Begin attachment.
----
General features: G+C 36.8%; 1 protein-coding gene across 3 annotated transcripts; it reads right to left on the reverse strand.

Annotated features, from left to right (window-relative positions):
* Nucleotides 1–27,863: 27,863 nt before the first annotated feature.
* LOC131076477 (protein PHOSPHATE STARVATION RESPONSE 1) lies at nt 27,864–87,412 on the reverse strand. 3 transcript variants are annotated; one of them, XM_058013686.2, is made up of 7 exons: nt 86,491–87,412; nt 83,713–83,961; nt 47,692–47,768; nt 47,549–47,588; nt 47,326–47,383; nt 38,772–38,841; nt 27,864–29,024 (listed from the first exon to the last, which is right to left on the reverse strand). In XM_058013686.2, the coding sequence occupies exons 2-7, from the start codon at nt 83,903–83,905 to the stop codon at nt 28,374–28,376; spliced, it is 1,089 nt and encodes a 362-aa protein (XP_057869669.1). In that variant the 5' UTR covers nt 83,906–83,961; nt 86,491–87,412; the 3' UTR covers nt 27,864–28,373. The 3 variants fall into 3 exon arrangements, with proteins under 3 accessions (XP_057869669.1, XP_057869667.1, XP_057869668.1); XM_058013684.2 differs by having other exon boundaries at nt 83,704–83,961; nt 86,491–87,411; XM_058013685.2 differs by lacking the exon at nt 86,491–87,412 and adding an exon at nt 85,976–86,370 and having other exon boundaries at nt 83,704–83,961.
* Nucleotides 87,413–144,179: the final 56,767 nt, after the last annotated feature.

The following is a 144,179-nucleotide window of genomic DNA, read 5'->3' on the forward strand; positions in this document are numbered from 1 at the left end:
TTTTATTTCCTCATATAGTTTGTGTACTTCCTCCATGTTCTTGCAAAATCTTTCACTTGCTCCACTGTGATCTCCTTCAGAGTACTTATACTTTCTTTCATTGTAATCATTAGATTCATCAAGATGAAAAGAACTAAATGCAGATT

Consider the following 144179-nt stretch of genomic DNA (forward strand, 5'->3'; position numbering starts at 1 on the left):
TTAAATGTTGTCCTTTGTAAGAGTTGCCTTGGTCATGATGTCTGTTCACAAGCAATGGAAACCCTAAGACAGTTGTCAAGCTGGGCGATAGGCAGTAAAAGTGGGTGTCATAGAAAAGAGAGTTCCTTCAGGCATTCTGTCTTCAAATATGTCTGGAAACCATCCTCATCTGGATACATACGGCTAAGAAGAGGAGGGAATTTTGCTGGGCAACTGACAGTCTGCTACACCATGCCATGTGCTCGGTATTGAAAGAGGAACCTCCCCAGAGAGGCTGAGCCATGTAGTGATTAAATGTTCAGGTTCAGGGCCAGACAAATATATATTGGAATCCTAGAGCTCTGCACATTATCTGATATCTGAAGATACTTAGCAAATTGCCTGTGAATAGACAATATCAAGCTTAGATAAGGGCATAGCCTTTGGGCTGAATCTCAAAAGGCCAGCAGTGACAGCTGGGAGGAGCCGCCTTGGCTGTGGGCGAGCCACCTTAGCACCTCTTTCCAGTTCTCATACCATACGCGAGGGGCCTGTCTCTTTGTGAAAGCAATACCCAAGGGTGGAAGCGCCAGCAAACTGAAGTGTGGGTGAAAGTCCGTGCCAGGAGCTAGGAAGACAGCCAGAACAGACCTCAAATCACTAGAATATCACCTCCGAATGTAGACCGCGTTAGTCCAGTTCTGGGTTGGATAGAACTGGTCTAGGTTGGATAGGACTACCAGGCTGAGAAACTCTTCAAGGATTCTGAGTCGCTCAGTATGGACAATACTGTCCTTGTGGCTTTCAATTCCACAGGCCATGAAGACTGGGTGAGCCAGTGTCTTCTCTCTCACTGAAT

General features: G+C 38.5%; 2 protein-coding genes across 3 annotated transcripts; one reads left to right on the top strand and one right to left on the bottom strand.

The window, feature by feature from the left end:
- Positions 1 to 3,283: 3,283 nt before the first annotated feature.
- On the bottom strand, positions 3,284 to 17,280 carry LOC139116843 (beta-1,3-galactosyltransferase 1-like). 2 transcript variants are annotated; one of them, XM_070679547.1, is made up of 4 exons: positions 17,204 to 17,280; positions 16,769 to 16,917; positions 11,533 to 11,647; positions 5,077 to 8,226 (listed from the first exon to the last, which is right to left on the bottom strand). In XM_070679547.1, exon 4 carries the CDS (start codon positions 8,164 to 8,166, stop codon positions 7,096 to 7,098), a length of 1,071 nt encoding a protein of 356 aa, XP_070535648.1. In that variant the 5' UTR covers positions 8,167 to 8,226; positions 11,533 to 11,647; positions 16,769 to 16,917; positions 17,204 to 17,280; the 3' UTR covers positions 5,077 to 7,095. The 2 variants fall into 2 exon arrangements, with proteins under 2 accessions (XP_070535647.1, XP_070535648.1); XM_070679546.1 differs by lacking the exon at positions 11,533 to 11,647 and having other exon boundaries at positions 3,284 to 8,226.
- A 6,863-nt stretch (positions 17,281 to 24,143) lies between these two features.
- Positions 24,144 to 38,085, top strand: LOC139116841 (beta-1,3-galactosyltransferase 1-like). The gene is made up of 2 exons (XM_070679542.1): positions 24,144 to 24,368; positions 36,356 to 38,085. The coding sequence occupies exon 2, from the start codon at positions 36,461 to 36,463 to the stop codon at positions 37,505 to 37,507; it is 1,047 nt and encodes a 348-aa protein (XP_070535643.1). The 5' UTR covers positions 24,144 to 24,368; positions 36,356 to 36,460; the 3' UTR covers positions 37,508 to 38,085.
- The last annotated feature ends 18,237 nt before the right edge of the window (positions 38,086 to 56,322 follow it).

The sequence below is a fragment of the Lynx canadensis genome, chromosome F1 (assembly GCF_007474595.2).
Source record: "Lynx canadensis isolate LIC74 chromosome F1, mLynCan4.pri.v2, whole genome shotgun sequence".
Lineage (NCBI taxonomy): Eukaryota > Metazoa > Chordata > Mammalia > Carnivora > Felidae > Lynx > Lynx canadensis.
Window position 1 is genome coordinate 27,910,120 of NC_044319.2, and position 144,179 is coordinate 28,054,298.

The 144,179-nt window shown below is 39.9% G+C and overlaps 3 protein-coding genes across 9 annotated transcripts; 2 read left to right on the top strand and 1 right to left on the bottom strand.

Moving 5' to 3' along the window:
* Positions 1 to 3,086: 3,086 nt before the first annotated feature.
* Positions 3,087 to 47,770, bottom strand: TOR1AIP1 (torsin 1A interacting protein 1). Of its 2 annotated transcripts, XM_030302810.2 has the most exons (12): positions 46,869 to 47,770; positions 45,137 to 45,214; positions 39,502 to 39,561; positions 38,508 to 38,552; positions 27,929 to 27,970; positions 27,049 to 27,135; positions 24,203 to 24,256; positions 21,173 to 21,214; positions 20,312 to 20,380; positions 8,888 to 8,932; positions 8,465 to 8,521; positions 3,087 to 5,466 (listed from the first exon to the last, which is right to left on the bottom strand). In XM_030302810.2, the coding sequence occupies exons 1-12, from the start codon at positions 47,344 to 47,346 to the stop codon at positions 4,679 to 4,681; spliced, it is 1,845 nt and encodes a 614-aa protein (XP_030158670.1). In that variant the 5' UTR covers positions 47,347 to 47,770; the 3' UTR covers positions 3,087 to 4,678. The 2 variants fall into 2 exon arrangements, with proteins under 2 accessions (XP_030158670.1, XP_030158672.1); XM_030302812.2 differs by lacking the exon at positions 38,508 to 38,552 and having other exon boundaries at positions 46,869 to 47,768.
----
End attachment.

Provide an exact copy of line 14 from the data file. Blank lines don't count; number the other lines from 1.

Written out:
- A 6,863-nt stretch (positions 17,281 to 24,143) lies between these two features.